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Rankin finds his happy place in Music City

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His name may be synonymous with East Coast Celtic music thanks to the Rankin Family, but Jimmy Rankin is working in a new -- but just as rich -- musical tradition.

For his seventh solo album, the just-released Back Road Paradise, Rankin decided to go full-on country -- a sound he'd only flirted with on his last solo effort, 2011's Forget About the World.

"For that one, I was using more traditional country instruments, like dobro and pedal steel," he says, on the line from a tour stop in Prince Albert, Sask. "A lot of the songs were calling for that. I grew up listening to a lot of country music; it's always sort of been there."

Rankin, who calls Nashville home, found a producer, Bill Bell (Jason Mraz, Tom Cochrane), who was excited about his vision. "He was on the same page about going full-tilt and making a produced country record. We didn't want to make it generic; we wanted to make sure that there was still a lot of me on there.

"We were also very conscious about delivering single material, which was new for me," he says.

The result is a tight, CMT-friendly collection of tunes that wouldn't sound out of place on playlist that included, say, Keith Urban and Rascal Flatts. Back Road Paradise is polished, but not at the expense of personality. And Rankin is a different kind of cowboy; his twang is Nashville via Mabou, N.S.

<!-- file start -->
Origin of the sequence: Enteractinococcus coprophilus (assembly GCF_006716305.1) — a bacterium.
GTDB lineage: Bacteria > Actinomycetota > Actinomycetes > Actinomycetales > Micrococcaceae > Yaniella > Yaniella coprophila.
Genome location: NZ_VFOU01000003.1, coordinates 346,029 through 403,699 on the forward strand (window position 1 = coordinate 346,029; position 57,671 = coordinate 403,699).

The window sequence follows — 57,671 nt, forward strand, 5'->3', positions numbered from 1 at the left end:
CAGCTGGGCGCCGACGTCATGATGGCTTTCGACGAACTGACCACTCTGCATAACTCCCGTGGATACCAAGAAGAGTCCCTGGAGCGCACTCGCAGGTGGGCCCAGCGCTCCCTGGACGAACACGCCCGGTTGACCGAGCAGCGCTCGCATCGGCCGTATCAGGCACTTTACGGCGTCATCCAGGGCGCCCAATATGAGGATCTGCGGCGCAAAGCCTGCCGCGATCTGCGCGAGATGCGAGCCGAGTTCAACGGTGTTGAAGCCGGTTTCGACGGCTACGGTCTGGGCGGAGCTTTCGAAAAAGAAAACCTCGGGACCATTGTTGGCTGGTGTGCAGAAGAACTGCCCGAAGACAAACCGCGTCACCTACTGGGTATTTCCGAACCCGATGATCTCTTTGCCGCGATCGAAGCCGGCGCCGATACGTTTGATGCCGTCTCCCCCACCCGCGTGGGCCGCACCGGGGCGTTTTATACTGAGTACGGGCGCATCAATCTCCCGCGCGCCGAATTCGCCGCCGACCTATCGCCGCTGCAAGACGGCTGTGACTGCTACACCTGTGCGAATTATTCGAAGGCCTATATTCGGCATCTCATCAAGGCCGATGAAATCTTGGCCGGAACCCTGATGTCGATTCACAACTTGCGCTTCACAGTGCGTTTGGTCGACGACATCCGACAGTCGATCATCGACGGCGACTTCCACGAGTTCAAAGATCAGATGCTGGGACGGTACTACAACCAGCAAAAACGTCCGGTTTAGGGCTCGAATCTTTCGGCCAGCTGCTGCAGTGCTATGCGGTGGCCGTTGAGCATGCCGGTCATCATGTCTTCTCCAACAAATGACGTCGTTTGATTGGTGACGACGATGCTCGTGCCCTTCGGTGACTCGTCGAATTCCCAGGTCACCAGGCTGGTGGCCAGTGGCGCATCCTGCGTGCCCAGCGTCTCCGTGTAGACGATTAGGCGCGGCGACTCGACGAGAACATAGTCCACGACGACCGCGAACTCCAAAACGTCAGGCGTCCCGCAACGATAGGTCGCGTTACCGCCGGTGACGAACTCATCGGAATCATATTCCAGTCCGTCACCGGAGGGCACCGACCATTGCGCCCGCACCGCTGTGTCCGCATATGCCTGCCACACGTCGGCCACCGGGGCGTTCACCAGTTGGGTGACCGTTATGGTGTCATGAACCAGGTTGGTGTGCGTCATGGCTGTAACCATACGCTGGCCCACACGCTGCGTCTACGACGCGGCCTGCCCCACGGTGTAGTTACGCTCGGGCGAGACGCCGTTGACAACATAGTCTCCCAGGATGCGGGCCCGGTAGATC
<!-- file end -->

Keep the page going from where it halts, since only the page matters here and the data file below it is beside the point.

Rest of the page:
The multi-award winner is a prolific songwriter; he'll have between 30 and 40 songs heading into an album. "I don't do really polished demos," he says. "If a producer can hear the song in that rough form, then I know it's a good song."

Happily, Bell was on the same page about that, too. "It'd be easy for me to do a demo and do all the parts, but Bill doesn't like to work that way. I've worked with a lot of people and they can't always hear it. Bill could hear it."

Rankin, 49, says living in Music City has energized him. "A lot of people associate it with country music, but it's really a music mecca," he says. "I've always wanted to live in a place that was all about music. It's a competitive place, but it's an amazing place. I wanted to be a part of that environment, and the timing was right so I moved down with my family."

And Nashville is just the place to be for a singer/songwriter who thrives on co-writing and collaboration. All 12 of the songs on Back Road Paradise are co-writes, and the album features guest appearances from the likes of Blue Rodeo's Jim Cuddy, who sings on Never Gonna Leave, and Grammy-winning country/bluegrass star Alison Krauss, who lends her pipes to Flames.

"Jim is one of my favourites. The song he sings is this Everly Brothers-style song -- it's very acoustic-driven. I wanted a singular voice, and I thought of Jim. And Alison, I thought Flames really suited her voice. It's a haunting sort of love song."

Rankin's love of collaboration shouldn't come as a surprise, considering his past. While he misses performing with his siblings, he's built something of a new musical family.

"I love collaborating with people. And I appreciate it. Musicians are really busy people, so I'm always thrilled and thankful when they make the time.

"I'm also a fan of these artists. I love Blue Rodeo; Greg Keelor sang on my first solo album. And Jim was very generous. Alison Krauss is such an accomplished artist with umpteen Grammys (28, to be exact). It's a thrill to work with these people."

Republished from the Winnipeg Free Press print edition April 19, 2014 G3

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